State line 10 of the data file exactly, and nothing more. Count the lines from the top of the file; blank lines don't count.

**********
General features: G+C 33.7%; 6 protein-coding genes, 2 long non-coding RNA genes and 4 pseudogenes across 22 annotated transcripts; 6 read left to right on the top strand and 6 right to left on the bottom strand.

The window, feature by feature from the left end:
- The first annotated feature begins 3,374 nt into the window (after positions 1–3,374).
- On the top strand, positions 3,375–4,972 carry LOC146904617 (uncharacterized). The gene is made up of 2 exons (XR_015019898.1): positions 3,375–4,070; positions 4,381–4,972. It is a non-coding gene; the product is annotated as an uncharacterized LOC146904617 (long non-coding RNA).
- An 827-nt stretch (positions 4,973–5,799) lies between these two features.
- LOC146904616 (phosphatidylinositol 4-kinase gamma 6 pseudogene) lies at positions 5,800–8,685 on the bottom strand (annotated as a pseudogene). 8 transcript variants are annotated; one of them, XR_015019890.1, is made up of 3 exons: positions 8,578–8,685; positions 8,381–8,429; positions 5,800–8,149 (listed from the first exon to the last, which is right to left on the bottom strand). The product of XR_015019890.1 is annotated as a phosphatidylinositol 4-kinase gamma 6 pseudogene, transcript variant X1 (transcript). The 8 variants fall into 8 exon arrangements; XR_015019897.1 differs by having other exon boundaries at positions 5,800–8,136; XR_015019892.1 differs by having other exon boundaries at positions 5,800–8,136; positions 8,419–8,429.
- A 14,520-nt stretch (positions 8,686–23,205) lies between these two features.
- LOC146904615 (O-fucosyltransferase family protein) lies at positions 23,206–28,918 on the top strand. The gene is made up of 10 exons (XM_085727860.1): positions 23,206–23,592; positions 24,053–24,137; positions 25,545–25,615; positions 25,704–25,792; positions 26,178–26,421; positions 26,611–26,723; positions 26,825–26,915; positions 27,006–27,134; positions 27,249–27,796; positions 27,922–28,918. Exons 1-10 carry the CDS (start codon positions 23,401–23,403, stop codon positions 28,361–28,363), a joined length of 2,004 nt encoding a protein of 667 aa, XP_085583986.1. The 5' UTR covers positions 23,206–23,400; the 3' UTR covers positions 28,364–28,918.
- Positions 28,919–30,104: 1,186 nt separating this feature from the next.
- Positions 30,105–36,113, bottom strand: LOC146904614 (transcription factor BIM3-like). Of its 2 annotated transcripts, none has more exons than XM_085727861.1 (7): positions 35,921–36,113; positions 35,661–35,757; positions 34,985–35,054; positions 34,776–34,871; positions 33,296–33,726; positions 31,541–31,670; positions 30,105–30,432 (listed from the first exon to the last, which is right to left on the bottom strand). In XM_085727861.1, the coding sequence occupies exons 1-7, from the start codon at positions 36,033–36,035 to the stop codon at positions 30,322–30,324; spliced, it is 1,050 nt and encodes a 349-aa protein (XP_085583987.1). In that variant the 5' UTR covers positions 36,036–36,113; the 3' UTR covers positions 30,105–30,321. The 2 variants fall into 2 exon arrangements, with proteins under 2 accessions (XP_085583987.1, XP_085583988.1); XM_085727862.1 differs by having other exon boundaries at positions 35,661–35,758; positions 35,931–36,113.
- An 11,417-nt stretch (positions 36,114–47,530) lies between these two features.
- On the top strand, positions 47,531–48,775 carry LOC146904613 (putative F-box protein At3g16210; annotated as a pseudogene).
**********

- Positions 30,105–36,113, bottom strand: LOC146904614 (transcription factor BIM3-like). Of its 2 annotated transcripts, none has more exons than XM_085727861.1 (7): positions 35,921–36,113; positions 35,661–35,757; positions 34,985–35,054; positions 34,776–34,871; positions 33,296–33,726; positions 31,541–31,670; positions 30,105–30,432 (listed from the first exon to the last, which is right to left on the bottom strand). In XM_085727861.1, the coding sequence occupies exons 1-7, from the start codon at positions 36,033–36,035 to the stop codon at positions 30,322–30,324; spliced, it is 1,050 nt and encodes a 349-aa protein (XP_085583987.1). In that variant the 5' UTR covers positions 36,036–36,113; the 3' UTR covers positions 30,105–30,321. The 2 variants fall into 2 exon arrangements, with proteins under 2 accessions (XP_085583987.1, XP_085583988.1); XM_085727862.1 differs by having other exon boundaries at positions 35,661–35,758; positions 35,931–36,113.